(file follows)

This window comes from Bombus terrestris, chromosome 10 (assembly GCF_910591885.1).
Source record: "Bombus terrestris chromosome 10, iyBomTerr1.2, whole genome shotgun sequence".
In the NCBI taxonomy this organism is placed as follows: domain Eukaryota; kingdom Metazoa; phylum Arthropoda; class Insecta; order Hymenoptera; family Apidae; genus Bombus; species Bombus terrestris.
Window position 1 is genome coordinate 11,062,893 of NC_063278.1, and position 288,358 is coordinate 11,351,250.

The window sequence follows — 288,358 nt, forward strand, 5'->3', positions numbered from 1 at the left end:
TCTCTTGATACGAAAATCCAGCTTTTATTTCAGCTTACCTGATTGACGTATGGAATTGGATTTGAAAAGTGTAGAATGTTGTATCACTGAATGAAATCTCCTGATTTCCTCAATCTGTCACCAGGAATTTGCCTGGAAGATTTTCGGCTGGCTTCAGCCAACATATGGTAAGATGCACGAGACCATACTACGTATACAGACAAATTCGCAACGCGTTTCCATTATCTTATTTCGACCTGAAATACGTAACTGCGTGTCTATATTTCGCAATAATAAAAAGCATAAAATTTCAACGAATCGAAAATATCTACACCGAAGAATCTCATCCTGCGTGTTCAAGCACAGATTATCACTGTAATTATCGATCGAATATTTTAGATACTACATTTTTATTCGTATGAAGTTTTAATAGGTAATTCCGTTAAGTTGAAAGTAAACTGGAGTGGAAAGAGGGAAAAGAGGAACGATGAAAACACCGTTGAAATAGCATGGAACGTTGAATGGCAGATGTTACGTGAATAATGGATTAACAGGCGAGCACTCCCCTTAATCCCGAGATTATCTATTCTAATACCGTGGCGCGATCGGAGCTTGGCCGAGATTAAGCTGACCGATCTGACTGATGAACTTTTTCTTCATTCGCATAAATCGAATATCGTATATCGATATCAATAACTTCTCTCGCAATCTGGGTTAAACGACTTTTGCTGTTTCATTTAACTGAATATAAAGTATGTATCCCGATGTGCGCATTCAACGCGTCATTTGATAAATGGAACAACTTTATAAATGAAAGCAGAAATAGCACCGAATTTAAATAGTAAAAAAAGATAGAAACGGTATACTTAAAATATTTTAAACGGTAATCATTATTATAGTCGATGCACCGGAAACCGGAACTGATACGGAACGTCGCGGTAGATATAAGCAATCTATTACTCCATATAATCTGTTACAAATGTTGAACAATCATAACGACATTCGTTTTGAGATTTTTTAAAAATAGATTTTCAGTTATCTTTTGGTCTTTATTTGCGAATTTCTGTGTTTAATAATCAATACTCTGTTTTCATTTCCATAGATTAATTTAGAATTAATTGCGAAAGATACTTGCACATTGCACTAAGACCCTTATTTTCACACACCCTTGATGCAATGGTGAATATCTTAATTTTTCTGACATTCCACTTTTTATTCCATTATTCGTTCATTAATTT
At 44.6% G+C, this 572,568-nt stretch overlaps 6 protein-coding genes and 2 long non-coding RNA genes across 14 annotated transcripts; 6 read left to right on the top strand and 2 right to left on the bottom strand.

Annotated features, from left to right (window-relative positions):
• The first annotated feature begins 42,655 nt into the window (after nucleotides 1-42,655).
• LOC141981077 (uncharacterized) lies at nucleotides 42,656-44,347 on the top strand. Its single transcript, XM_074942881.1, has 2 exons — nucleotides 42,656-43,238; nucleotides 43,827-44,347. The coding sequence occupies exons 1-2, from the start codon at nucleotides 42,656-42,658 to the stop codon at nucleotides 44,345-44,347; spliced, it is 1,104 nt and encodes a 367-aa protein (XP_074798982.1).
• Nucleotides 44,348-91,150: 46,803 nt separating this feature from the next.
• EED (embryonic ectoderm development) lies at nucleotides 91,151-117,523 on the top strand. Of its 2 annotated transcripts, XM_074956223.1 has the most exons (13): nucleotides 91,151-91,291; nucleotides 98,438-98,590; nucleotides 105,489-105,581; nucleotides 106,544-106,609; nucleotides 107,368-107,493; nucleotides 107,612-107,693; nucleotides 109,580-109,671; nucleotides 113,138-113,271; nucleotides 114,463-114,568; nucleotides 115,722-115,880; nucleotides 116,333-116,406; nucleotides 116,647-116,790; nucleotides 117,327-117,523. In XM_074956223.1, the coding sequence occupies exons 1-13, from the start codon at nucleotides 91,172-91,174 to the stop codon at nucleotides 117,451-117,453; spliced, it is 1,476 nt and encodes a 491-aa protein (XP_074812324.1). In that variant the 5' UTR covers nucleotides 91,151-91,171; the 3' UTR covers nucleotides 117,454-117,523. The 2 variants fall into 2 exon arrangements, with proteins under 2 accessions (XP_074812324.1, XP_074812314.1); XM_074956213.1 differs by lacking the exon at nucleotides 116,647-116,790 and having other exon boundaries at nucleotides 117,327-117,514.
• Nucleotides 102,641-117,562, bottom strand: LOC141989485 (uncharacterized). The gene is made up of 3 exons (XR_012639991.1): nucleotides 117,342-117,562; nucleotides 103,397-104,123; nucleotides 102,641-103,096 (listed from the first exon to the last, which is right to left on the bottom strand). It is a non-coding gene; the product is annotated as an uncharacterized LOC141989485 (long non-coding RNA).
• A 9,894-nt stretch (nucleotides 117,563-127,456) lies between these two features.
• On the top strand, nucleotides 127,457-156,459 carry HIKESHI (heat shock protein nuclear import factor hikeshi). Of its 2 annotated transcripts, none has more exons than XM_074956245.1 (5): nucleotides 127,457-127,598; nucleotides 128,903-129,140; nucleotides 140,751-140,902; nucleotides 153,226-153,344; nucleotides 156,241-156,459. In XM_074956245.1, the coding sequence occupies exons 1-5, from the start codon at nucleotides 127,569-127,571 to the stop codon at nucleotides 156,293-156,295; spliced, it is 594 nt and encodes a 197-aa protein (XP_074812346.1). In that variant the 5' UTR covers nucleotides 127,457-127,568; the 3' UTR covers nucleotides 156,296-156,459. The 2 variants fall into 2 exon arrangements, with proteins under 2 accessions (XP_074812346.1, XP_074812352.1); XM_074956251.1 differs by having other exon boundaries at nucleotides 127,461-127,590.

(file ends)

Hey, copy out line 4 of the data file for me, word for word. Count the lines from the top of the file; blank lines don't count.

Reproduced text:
Window position 1 is genome coordinate 11,062,893 of NC_063278.1, and position 288,358 is coordinate 11,351,250.